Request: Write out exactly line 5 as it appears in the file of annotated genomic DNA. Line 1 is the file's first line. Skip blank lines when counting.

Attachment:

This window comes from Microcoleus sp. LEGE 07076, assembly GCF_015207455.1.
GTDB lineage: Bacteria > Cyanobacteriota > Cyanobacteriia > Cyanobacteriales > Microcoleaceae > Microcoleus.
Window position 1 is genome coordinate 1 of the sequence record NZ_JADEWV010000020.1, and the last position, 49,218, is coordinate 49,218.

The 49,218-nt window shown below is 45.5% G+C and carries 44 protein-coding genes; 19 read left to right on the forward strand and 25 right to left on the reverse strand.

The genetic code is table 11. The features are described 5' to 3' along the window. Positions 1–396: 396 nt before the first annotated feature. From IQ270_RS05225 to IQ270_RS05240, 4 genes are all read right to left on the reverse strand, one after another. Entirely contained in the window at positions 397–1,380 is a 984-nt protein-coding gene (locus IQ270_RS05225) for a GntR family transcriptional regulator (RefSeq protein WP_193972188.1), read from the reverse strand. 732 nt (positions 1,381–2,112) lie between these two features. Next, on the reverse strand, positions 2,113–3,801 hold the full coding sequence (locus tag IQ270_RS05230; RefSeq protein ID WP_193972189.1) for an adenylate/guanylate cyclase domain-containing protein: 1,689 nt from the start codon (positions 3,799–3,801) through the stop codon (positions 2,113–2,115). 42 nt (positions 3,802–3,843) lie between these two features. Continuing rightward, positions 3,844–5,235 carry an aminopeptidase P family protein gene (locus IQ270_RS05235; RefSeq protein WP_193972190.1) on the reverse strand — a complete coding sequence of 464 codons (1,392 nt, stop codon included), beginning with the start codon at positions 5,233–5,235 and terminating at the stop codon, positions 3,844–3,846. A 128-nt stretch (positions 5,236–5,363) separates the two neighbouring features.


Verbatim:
The genetic code is table 11. The features are described 5' to 3' along the window. Positions 1–396: 396 nt before the first annotated feature. From IQ270_RS05225 to IQ270_RS05240, 4 genes are all read right to left on the reverse strand, one after another. Entirely contained in the window at positions 397–1,380 is a 984-nt protein-coding gene (locus IQ270_RS05225) for a GntR family transcriptional regulator (RefSeq protein WP_193972188.1), read from the reverse strand. 732 nt (positions 1,381–2,112) lie between these two features. Next, on the reverse strand, positions 2,113–3,801 hold the full coding sequence (locus tag IQ270_RS05230; RefSeq protein ID WP_193972189.1) for an adenylate/guanylate cyclase domain-containing protein: 1,689 nt from the start codon (positions 3,799–3,801) through the stop codon (positions 2,113–2,115). 42 nt (positions 3,802–3,843) lie between these two features. Continuing rightward, positions 3,844–5,235 carry an aminopeptidase P family protein gene (locus IQ270_RS05235; RefSeq protein WP_193972190.1) on the reverse strand — a complete coding sequence of 464 codons (1,392 nt, stop codon included), beginning with the start codon at positions 5,233–5,235 and terminating at the stop codon, positions 3,844–3,846. A 128-nt stretch (positions 5,236–5,363) separates the two neighbouring features.